Warm Tones | Music | Salt Lake City | Salt Lake City Weekly

Warm Tones 

Folk-rock trio Canyons exude real warmth.

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"We want to prepare for this interview a little bit, if possible," Canyons drummer Hillary McDaniel texted the night before we met. "Do you know what your story is going to be about?"

That's one of the most endearing things about the folk-rock trio of McDaniel and guitarist-vocalist-songwriters Secily Saunders and Kate Anderson. First of all, they're warm people, huggers—and this sincerity infuses their earthy, vivid songs. Also, they're unassuming, genuinely baffled by the attention they've received, including their nomination for Best Folk Artist in City Weekly's Best of Utah Music 2016 (they finished second, behind their friends Folk Hogan) and becoming an in-demand live act, since forming only a year ago.

Behind the Urban Lounge, where the trio plans to see Mexican garage punks Le Butcherettes later on, McDaniel and Saunders, a couple, sit opposite each other at the orange picnic table behind the club's back patio. Anderson, tall with a long ponytail, sits cross-legged on the tabletop, not minding the bird mess. (She's tough—her day job is flying choppers for the Utah Army National Guard.) Saunders wears a trucker hat that says, "#indoorsy." They crack jokes and laugh readily. Any anxiety they may have had about the interview seems to have melted away; even if it hadn't, they shouldn't worry, because they're good on the fly.

In fact, that's how they came together. In May 2015, Anderson, a recent transplant from Reno, Nev., met McDaniel (formerly of Please Be Human and Palodine) and Saunders (The Vision, Elytra, GrapeGrass and, formerly, Talia Keys and Debi Graham). Having booked a tour, Anderson invited her new friends to come along and back her up. A full-time musician, Saunders went, along with guitarist Tim Neu (who left the band in August). McDaniel agreed to join, but had to stay in town for work. Upon their return, they chose a name by looking out their car window, and started to gig.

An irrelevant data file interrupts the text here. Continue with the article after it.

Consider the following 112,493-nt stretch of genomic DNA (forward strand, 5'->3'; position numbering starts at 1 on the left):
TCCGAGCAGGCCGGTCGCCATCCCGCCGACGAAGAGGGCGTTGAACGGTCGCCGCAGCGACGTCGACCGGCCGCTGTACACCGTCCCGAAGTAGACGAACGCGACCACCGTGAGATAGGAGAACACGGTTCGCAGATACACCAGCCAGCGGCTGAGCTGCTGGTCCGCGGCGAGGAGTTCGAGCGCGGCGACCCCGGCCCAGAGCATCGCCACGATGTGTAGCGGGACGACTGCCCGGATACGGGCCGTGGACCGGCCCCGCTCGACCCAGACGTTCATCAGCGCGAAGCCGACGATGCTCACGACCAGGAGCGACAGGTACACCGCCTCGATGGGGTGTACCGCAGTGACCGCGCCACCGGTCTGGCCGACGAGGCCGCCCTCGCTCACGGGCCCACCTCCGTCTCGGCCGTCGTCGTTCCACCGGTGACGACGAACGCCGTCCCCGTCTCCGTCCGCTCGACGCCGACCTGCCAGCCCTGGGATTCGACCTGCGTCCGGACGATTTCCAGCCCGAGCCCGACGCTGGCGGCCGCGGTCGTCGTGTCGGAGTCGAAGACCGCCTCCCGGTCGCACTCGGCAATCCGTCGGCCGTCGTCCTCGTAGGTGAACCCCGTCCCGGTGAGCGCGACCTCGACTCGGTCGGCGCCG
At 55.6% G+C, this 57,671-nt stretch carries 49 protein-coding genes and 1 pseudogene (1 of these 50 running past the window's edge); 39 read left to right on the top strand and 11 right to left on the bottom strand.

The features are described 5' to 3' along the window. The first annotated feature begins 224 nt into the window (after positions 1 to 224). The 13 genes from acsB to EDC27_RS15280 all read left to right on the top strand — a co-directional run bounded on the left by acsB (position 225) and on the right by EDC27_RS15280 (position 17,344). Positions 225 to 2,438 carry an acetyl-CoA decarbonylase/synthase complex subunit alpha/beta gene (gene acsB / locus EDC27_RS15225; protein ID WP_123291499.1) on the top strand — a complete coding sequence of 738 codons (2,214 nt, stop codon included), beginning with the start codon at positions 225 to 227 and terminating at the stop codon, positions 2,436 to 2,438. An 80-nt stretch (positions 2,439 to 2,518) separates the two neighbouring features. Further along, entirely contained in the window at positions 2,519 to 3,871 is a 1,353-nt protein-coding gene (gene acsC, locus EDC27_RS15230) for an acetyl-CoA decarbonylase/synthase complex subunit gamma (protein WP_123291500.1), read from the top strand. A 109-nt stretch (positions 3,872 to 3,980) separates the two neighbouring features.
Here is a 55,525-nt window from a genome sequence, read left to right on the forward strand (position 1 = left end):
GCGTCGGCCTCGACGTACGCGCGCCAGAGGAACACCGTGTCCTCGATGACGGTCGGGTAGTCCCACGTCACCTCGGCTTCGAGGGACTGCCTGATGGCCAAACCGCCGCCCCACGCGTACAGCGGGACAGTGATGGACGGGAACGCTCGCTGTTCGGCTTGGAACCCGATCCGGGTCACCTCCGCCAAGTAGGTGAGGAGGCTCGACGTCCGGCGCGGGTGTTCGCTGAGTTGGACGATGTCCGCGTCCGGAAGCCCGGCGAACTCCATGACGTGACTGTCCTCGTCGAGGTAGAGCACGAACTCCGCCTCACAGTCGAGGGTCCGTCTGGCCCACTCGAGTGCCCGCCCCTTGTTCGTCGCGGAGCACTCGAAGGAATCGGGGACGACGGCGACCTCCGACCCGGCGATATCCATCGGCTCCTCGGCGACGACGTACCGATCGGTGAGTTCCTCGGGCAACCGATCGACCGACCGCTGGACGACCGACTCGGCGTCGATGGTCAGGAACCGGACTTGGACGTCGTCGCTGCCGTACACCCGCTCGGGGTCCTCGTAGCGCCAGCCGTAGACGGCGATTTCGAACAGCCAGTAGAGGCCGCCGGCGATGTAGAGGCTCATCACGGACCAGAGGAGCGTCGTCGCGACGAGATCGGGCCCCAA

As they played around town, they befriended a crowd of local musicians, including Jordan Young of Candy's River House. The new connections led to booking more and more shows. Last year, they released an eponymous, five-song EP so they'd have something to "show the clubs."

"We're surprised that anyone gives a shit," McDaniel says. "What is it that we have to say—do we have something to say?" interjects Saunders.

McDaniel picks it back up. "I mean, I like our music, but I've been in a lot of bands where I like my music. And it's just weird to get attention, basically, without trying too hard to whore myself. ... That's why we were like, 'What's this story about?' Did you hear something about us?'"

"Is this about our embezzlement?" cracks Saunders.

Just as with their origin story, Canyons' success boils down to right-place-right-time. They were a Christmas miracle, so to speak. Compiling picks for City Weekly's "Live" column gets to be difficult at the end of the year and, naturally, the pickins were slim for the Dec. 17, 2015 issue. But a show at the Garage on Beck, with a Crayola-made poster, seemed promising: "A Festivus for the Rest of Us," featuring a pair of local bands: Canyons, and Six Impossible Things.

Soon, via Canyons' ReverbNation page, the first tones of "Solitary Trees" burned through the winter gloom. Over acoustic guitars and piano, Anderson clearly and sweetly sings, "I can't be created/ I can't be destroyed/ I'm the root of hatred/ I am tears of joy/ I am lightning/ I'm a hole in the sky." Here, Neu joins in. "Put your neck to my neck/ and we'll harmonize/ You sing a C/ I'll sing an F/ and I'll give you my heart/ if you give me your time." Suddenly, it felt as though the scene outside had shifted from dull gray to earth tones, blues and flickering ambers—and it was warm.

The scanty bio on CanyonsMusic.com says, "Canyons ... wants you to feel." The succession of songs that followed "Trees" each evoked a range of emotions, reactions and sensations: regret ("The Fare"), playful lust ("Don't Force It"), astonishment at unconditional love ("Pages") and wistfulness ("Washington Road"). They all, for various reasons, cause eruptions of goose bumps.

Anderson says she likes to watch fans react to the first measures of "Washington Road" by quieting down and focusing on the lyrics. "Pages" is another fan favorite—and one the band liked enough to re-record for their brand-new four-track vinyl EP, Sometimes Late at Night. The new songs "January," "Ohio" (with Saunders singing lead) and "Once" find the band's harmonies sweeter, their lyrics even more compellingly relatable.

Which is fitting. From the beginning, Anderson, McDaniel and Saunders feel real—you sense that any time invested with them or their music is well spent. They want you to feel and, in return, they're likewise emotionally accessible. At the end of their shows, Canyons performs an a cappella tune (a cover of Sandi Thom's "I Wish I Was a Punk Rocker"), coming down from the stage to seal their connection with the crowd.

If they still need to know why people "give a shit," well, that's it. They'll give you their heart if you give them your time.

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